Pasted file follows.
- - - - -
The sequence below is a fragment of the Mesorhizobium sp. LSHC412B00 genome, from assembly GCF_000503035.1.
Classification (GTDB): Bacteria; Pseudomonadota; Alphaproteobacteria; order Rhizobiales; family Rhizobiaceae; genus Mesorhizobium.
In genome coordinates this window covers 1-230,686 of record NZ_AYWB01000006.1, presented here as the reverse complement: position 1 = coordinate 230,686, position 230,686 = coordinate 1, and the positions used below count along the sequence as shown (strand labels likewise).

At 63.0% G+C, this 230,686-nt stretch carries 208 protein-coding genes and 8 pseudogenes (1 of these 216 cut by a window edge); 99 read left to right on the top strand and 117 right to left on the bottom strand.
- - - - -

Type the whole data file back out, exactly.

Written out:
The sequence below is a fragment of the Mesorhizobium sp. LSHC412B00 genome, from assembly GCF_000503035.1.
Classification (GTDB): Bacteria; Pseudomonadota; Alphaproteobacteria; order Rhizobiales; family Rhizobiaceae; genus Mesorhizobium.
In genome coordinates this window covers 1-230,686 of record NZ_AYWB01000006.1, presented here as the reverse complement: position 1 = coordinate 230,686, position 230,686 = coordinate 1, and the positions used below count along the sequence as shown (strand labels likewise).

At 63.0% G+C, this 230,686-nt stretch carries 208 protein-coding genes and 8 pseudogenes (1 of these 216 cut by a window edge); 99 read left to right on the top strand and 117 right to left on the bottom strand.